Transmission View

The transmission view of communication is used in the production of Nas’ Stillmatic. Its distribution across space allowed the control of distance and people to generate revenue. The albums extension helped build consumer rates. This experience of media is considered “dis-placed” in the sense that the album is enjoyed globally through the medium of a rap album and never recognized as one origin of sound. Nas and Stillmatic’s positive influence have inspired most of todays rap artists such as J Cole, the Game and many more. His world-renowned display of talent has left a large footprint, peaking at 5th in 2001 on the Billboard 200 and selling around 2,179,000 copies. The information it holds is important in understanding the culture it derives from. Stillmatic’s message contains socially conscious and philosophical themes, ghetto life, U.S. domestic and foreign polices, and the negatives of modern capitalism.

To strengthen the argument of what may determine communication view of transmission qualities, Lasswell establishes that in order for media to work efficiently it needs to be experienced by a rational society. Major Label, Sony/Columbia, allowed backing for Nas’ high quality records to be manufactured. Copyright laws protected against quality degradation. Lasswell believed the ultimate function of communication is to create “equivalent enlightenment” and convert “attention aggregates” into “publics,” or activists. Communication of a rational society by accomplishing this reflects the symptomatic meaning of Nas’ Stillmatic album. (Bordwell, Thompson)

Through surveillance, Nas uses judicial rhetoric when putting his surrounding environment on trial. He accurately monitors his peers, his ghetto of Queens Bridge, and the U.S. government. Through correlation, Nas legislates the coordinating of effective answers to occurrences. Answers such as standing up for one’s self in becoming self-aware, in understanding humanity as a whole help listeners organize a response to scenarios. Through assimilation, Nas uses musical ceremony to pass on these responses in the form of values for the next generation.

Nas' Album Sales: From "Illmatic" To "Life is Good"

Album
Label
Copies Sold
Illmatic (1994)
Columbia
1,654,000
It Was Written (1996)
Columbia
2,595,000
I Am... (1999)
Columbia
2,178,000
Nastradamus (1999)
Columbia
1,262,000
Stillmatic (2001)
Columbia
2,179,000
God's Son (2002)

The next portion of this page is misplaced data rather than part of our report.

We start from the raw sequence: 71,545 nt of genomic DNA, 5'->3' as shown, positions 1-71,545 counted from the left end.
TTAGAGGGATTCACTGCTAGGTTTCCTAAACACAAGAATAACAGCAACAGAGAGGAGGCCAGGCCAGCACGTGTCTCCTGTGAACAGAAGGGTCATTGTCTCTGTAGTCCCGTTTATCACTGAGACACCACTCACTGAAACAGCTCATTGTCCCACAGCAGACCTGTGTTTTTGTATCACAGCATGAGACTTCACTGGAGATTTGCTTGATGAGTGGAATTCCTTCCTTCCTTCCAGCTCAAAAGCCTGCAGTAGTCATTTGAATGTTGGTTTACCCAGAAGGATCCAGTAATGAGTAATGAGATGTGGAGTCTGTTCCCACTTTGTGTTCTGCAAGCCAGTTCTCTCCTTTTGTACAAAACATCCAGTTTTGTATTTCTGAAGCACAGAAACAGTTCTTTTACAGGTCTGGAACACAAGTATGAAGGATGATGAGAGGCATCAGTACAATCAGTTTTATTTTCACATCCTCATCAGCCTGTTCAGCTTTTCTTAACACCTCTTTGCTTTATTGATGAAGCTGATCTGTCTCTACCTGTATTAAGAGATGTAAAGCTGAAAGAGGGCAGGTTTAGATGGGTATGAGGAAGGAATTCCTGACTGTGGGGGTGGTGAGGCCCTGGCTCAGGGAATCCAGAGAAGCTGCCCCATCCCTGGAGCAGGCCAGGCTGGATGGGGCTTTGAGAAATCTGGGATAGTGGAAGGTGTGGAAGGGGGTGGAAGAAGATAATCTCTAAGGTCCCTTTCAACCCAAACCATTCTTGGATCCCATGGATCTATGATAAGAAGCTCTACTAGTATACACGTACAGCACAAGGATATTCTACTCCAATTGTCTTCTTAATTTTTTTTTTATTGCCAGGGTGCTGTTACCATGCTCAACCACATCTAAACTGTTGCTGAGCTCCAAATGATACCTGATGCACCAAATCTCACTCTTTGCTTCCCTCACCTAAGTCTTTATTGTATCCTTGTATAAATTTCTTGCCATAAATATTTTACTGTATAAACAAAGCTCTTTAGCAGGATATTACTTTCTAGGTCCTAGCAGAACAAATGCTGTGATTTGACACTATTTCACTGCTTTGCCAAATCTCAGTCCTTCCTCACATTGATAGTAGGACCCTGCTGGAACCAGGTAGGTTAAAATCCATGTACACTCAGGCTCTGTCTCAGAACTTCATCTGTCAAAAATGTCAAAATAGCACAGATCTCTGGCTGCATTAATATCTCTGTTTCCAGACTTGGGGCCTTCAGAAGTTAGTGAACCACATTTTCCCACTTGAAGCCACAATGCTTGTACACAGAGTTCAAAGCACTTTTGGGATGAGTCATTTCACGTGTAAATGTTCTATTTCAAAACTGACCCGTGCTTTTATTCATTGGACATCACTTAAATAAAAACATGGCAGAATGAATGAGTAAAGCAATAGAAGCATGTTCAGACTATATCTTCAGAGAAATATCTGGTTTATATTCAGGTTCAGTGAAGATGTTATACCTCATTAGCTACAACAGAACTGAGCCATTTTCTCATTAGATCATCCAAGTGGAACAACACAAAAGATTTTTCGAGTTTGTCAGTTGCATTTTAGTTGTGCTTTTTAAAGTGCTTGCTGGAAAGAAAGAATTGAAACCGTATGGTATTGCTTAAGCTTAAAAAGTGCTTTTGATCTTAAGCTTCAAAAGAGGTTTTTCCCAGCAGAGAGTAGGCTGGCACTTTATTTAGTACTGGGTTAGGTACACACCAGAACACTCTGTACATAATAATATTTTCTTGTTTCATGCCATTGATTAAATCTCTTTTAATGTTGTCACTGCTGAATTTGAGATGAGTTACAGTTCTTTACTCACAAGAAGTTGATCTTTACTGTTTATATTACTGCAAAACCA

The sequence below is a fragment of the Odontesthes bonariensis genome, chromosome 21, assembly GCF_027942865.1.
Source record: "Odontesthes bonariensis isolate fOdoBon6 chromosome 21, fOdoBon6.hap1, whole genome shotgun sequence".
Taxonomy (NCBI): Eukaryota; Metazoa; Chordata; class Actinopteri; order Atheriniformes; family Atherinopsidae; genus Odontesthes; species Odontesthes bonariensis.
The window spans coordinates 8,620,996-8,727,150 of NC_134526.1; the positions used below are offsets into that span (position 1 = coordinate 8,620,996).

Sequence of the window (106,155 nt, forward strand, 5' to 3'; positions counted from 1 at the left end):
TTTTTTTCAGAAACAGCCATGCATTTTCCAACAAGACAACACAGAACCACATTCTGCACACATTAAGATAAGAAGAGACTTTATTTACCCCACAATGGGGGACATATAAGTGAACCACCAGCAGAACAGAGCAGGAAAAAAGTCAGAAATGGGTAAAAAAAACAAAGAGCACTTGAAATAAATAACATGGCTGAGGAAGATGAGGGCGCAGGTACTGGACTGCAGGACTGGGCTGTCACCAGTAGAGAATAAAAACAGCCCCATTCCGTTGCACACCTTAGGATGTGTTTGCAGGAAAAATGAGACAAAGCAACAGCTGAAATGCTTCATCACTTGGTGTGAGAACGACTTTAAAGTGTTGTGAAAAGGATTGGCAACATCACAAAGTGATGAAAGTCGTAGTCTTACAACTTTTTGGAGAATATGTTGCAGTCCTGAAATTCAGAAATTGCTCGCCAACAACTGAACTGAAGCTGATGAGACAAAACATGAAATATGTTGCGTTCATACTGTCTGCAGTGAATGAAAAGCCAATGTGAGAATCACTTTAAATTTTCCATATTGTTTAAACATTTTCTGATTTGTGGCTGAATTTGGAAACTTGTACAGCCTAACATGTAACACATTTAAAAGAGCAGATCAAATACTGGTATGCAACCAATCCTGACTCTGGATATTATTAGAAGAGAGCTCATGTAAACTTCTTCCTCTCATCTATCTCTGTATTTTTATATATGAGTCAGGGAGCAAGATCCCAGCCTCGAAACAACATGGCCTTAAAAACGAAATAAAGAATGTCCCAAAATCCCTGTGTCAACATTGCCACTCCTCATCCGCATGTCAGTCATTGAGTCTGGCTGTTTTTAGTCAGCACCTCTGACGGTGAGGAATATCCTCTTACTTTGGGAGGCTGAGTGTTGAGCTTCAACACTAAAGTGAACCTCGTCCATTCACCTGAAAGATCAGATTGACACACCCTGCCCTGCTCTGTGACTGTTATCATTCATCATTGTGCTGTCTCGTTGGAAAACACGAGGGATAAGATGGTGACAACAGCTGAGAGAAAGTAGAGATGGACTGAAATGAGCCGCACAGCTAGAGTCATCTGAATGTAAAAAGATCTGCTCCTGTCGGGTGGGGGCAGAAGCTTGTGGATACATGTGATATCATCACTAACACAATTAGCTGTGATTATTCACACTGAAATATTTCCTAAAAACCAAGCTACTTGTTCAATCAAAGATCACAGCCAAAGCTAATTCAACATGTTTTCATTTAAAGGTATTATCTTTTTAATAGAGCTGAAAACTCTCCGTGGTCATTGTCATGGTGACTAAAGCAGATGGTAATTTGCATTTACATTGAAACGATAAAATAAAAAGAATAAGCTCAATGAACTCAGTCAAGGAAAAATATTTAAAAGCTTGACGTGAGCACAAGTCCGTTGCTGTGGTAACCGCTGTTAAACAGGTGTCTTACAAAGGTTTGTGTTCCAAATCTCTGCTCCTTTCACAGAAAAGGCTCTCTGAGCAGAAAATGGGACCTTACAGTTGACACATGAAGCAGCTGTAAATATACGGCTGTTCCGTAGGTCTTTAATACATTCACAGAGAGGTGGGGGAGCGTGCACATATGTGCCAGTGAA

Columbia
1,362,000
Lost Tapes (2002)
Columbia
361,000
Street's Disciple (2004)
Columbia
724,000
Hip Hop Is Dead (2006)
Def Jam
785,000
Untitled (2008)
Def Jam
480,000
Life Is Good (2012)
Def Jam
380,000Nas

Model “Of and For” Reality

Carey states, “Communication is a symbolic process whereby reality is produced, maintained, repaired, transformed,” meaning the human ability to code all thresholds of life as a way of mapping helps form our understanding as well. The Stillmatic album is Nas’ model of and for reality, mapping his environment with technically sound topes and schemes that now set the bar for any future Hip Hop artist.

Of

He creates a map of reality, utilizing the codes of Hip Hop rhetoric and the art of emceeing as a model to reconstruct his surroundings. He paints a concrete story of his surroundings in the first verse of 2nd Childhood, “Explode, my thoughts were drunken from quarts of beers. Was years back, before Nasir would explore a career in rap. As a music dude, I mastered this Rubik's Cube. Godzilla, fought gargantua. Eyes glued to the tube. Was a, long time ago, John Boy Ice, Geronimo, po-lice jumpin’ out Chryslers, Easy Wider paper. Pops puffin his sess, punchin’ his chest like a gorilla. Outside was psychoes, killers” The message reflects the people and setting of everyday life and also helps still-frame its beauty in giving posterity to the ugly. (Susan Sontag/Andre Bazin)

2nd Childhood quote (25:02)

In the third verse of What Goes Around, Nas uses a strong metaphor, “The Chinamen built the railroad, the Indian saved the Pilgrim, and in return the Pilgrim killed them. They call it Thanksgiving. I call it Holiday-Hell-Day, ‘cause I’m from poverty neglected by the wealthy.” This line is meant to portray how the United States is built on the repeated wrongful abuse toward minorities. This also reflects Nasir’s path of education in realizing the public school curriculum does not teach the manipulation and pillaging of Native Americans.